Okmalumkoolkat Fuses Post-Apartheid Realities

In a country with 12 national languages, South Africa’s vibrant music scene is booming with artists who are weaving together the sound of the so-called “rainbow nation.” Simiso Zwane is using this period of multicultural expression as his artistic opportunity to toggle between different identities and art forms, giving voice to different cultures and perspectives coming out of his post-apartheid nation. The rapper switches between Zulu, Afrikaans, and English to effortlessly combine different influences and themes, giving each of his personas more dimension and breathing room to express themselves. Under the name Okmalumkoolkat, his work focuses on “future concepts in the now.”
Okmalumkoolkat Fuses Post-Apartheid Realities On the Dance Floor

According to Okmalumkoolkat, house is South Africans' music of choice and it has been for decades. Kwaito rhythms from the 1990s, like the ones he made with his band Dirty Paraffin, are resurfacing. Although he is more interested in creating new sounds than in blending traditional roots music with modern beats, he has a special place in his heart for old-school house. “It’s not a big deal, it’s a part of life. I grew up listening to house music. All my teen memories are based around DJ Fresh compilations. Those compilations are all there in my memory box. I can’t take that away. If you play any track from those compilations I’ll cry sometimes,” he said in a Boiler Room interview. “Holy Oxygen,” Okmalumkoolkat’s first solo EP released in 2014 by Affine Records, is a collaboration with Cid Rim and The Clonious. It includes fast-paced dance floor anthems like “Fancy Footwork” and “Allblackkat.” The album layers jazz chords, kwaito, and energetic dance beats. The video for the title track, filmed in an abandoned sewage farm near Soweto, a mine dump, and a eucalyptus forest, opens with a quote from Mother Theresa: “The biggest disease today is not leprosy or tuberculosis, but rather the feeling of being unwanted, uncared for, and deserted by everybody." Directed by Wim Steytler, the video visualizes Okmalumkoolkat’s themes of social alienation by depicting a group of quarantined, plastic-wrapped individuals who walk among burning bushes and eventually find a safe haven at the end of the video. Okmalumkoolkat came up with the video's graphic design, which reimagines the "African aesthetic." “I am very interested in creating a body of work that isn't afraid of putting society’s most pressing social issues into a context of popular culture,” Steytler said. "It’s a great place to open up dialogue about sometimes uncomfortable topics, especially among young people.”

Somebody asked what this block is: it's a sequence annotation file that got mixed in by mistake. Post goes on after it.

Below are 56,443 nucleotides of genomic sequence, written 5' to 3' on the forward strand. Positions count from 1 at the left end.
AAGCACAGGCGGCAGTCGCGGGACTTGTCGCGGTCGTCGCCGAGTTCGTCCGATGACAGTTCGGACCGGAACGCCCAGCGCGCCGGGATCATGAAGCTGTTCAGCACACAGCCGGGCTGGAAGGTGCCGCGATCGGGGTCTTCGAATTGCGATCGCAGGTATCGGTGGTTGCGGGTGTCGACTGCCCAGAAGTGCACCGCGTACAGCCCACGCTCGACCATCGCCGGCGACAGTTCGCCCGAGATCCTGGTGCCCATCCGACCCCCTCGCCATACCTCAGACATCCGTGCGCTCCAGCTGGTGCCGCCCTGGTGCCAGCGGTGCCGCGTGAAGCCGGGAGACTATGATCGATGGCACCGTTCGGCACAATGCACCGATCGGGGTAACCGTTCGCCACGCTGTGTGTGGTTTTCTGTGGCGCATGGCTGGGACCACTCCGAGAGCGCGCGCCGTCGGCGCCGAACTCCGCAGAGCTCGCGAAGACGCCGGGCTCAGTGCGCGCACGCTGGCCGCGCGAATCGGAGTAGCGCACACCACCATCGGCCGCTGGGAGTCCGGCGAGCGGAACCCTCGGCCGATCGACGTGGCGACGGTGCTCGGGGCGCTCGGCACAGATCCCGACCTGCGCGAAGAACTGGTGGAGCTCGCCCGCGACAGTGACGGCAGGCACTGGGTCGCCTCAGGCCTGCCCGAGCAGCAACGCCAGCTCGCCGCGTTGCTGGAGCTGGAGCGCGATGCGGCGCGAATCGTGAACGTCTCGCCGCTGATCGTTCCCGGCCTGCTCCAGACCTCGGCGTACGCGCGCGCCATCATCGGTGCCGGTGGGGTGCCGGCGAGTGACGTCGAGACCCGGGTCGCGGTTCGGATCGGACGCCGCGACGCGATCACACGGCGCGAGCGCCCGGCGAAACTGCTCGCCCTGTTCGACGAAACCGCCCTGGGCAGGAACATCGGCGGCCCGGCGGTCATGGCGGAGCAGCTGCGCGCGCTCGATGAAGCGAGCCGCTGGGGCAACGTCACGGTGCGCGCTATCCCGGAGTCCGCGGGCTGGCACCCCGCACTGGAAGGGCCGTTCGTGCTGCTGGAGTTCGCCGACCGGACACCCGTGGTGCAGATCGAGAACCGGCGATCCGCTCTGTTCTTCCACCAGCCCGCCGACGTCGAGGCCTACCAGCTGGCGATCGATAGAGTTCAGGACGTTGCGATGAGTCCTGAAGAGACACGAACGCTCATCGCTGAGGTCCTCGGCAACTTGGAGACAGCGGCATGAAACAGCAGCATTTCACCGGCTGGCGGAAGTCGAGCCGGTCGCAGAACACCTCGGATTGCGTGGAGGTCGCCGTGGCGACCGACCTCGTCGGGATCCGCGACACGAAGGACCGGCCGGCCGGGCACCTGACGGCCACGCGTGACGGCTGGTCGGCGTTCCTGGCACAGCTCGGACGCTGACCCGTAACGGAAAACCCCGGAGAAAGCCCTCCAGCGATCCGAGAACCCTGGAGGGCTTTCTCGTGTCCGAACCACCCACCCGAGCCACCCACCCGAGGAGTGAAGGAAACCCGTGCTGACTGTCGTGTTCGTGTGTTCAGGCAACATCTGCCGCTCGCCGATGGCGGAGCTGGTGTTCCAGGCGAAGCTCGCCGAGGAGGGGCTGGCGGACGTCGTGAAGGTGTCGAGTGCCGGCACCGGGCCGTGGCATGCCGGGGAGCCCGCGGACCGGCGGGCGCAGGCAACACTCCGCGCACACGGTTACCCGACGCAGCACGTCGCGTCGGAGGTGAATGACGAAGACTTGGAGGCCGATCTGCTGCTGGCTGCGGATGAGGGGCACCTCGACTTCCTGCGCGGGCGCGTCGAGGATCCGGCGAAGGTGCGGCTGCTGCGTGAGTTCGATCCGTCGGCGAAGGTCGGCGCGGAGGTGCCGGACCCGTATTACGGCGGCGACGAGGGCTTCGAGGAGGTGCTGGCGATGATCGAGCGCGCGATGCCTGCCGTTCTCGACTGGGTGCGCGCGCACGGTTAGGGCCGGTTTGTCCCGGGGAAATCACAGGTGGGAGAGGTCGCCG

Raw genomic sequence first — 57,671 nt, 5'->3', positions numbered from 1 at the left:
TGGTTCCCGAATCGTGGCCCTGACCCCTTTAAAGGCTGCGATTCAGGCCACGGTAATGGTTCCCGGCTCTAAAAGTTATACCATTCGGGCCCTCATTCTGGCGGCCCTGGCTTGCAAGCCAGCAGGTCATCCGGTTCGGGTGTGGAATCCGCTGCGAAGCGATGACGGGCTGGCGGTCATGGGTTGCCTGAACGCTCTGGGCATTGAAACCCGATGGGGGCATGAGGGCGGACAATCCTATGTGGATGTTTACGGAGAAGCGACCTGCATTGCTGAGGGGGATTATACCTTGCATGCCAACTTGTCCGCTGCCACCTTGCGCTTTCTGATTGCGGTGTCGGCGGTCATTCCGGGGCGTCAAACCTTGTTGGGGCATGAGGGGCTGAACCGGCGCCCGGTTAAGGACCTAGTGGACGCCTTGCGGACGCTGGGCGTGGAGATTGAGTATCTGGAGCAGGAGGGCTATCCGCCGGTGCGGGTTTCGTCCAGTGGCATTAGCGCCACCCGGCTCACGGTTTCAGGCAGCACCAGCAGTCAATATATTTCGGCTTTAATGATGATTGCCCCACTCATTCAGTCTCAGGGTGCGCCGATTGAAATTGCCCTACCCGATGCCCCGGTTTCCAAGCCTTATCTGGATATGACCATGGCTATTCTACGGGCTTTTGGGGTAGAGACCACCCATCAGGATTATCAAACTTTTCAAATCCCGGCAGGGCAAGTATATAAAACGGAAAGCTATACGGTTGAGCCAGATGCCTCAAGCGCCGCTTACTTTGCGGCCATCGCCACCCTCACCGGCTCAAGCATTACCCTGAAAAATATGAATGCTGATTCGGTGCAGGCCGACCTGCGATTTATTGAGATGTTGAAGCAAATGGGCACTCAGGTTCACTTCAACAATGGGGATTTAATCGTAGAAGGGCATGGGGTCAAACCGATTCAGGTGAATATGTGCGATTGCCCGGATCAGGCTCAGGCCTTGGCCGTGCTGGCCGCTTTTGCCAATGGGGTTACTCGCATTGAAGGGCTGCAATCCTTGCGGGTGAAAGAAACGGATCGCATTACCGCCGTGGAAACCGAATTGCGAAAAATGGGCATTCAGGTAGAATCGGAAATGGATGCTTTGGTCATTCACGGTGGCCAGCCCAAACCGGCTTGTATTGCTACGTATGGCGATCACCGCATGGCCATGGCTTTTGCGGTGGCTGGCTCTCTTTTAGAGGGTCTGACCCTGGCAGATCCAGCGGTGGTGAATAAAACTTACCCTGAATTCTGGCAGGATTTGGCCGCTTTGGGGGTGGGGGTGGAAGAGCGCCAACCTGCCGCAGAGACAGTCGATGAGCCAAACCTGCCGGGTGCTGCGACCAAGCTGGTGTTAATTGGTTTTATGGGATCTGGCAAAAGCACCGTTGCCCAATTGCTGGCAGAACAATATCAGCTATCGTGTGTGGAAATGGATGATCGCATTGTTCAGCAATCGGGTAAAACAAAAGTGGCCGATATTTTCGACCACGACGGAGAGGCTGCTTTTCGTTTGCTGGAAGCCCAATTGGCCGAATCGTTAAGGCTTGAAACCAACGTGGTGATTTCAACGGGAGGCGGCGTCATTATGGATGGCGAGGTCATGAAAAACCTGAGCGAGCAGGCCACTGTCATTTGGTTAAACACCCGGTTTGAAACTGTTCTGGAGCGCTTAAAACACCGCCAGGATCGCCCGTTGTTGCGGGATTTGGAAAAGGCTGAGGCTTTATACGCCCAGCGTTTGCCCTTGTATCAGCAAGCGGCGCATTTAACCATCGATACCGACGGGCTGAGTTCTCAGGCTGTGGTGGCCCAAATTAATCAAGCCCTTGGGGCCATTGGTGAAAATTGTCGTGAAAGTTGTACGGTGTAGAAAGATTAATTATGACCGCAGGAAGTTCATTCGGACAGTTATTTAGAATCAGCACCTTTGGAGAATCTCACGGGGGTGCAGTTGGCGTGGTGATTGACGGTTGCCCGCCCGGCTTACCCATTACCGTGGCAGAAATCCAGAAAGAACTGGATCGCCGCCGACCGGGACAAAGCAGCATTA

Read more about Okmalumkoolkat’s themes and how he is helping shape the future of South African culture in our interview below.

Okmalumkoolkat Q & A

How would you describe your music?

A masala of influences from electro, house, rap, maskandi, mgqashiyo, and poetry all in one.

How has your upbringing in Durban influenced the sound and content of your music?